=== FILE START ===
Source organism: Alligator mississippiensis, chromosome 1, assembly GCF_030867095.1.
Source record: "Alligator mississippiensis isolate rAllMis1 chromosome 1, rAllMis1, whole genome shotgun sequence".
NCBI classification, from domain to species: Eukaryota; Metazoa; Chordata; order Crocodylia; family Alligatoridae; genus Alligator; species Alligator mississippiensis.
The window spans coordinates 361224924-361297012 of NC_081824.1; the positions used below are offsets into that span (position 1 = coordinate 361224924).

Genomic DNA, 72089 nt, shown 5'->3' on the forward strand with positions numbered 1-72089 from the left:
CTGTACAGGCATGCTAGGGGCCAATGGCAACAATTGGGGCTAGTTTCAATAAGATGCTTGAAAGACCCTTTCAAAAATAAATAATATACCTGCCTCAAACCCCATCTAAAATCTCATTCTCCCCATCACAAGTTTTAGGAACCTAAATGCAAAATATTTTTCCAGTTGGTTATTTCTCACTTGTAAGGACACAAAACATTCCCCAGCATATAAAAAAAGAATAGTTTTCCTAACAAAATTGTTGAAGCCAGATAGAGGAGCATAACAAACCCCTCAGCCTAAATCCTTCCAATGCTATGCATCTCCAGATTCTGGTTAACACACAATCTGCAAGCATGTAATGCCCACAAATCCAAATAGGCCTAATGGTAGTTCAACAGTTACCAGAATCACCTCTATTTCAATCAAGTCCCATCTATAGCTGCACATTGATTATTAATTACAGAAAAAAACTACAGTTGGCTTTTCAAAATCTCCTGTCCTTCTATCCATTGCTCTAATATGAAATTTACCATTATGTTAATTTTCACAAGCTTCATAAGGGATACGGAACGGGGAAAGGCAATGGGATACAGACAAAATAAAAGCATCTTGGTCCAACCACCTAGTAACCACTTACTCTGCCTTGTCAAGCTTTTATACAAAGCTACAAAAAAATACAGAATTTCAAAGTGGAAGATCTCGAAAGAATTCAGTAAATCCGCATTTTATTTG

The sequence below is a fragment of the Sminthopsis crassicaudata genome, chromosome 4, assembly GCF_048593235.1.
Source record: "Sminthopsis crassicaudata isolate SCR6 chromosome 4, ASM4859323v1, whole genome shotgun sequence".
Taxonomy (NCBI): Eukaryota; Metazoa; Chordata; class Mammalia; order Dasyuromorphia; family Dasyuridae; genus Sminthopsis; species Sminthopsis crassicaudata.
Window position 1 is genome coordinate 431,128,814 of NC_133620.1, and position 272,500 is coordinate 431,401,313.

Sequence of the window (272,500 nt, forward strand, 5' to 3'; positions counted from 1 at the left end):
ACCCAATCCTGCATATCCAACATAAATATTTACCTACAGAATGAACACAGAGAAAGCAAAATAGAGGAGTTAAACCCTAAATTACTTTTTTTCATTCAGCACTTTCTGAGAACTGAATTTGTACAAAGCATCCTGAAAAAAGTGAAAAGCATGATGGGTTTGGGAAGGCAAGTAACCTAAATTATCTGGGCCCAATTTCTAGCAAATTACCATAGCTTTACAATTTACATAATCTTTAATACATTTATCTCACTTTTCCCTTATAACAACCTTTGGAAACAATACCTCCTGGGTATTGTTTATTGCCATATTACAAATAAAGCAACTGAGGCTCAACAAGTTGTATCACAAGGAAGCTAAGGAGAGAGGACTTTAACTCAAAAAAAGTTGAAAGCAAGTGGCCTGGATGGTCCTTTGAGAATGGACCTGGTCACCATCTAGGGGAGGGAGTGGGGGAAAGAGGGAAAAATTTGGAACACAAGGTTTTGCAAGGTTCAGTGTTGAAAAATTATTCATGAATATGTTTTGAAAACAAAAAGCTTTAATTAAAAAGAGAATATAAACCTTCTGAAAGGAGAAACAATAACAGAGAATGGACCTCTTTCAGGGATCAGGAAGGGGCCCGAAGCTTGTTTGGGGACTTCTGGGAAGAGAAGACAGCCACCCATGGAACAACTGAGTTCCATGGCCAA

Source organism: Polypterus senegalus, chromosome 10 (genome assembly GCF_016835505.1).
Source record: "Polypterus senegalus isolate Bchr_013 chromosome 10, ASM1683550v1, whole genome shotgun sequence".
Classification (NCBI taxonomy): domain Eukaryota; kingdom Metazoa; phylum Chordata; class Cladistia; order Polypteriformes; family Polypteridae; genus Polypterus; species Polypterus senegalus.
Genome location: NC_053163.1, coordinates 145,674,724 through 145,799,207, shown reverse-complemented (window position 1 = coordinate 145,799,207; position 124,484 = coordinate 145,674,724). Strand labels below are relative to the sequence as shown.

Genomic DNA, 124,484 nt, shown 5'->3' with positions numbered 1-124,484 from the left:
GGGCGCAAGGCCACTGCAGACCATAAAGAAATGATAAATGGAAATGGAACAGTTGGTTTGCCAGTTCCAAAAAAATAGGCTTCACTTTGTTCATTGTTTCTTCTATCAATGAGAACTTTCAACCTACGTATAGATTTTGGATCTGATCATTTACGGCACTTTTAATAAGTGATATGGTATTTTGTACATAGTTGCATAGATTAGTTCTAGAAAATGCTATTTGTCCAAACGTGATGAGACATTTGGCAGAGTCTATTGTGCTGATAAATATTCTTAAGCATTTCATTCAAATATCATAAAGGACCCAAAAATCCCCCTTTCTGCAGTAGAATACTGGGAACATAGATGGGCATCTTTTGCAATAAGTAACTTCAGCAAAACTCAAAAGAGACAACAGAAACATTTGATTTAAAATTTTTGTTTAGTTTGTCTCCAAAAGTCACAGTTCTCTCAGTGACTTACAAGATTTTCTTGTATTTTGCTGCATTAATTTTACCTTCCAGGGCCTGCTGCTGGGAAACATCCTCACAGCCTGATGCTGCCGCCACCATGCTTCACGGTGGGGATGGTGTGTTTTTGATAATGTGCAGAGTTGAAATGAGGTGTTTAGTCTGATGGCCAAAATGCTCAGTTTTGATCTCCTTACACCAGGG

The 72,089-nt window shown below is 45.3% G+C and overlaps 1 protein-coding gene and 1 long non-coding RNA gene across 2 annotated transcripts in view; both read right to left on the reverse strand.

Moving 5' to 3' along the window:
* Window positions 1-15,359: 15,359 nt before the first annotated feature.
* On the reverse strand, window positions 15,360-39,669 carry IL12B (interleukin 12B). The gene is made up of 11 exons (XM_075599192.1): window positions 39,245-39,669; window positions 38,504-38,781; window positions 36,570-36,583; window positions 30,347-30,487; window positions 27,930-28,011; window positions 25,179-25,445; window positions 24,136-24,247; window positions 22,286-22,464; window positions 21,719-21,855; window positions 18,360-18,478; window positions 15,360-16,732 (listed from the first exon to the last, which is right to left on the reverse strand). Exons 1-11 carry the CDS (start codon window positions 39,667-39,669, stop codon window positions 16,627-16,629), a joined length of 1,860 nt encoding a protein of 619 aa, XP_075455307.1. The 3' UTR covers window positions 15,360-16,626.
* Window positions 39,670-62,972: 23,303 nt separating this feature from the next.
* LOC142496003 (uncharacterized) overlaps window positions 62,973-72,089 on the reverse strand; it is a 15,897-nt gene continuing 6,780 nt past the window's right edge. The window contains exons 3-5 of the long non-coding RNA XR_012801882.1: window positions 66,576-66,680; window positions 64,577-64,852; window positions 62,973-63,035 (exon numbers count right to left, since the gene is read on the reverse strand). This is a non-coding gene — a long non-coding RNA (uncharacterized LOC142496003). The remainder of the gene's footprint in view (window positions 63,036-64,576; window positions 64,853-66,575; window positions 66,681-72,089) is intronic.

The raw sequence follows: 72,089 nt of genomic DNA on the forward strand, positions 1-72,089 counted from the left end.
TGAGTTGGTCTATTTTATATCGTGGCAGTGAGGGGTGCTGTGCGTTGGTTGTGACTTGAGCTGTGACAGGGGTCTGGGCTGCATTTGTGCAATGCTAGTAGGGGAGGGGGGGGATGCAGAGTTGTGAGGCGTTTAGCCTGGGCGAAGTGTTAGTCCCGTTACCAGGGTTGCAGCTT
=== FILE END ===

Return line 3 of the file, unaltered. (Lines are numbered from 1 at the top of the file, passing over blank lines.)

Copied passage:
NCBI classification, from domain to species: Eukaryota; Metazoa; Chordata; order Crocodylia; family Alligatoridae; genus Alligator; species Alligator mississippiensis.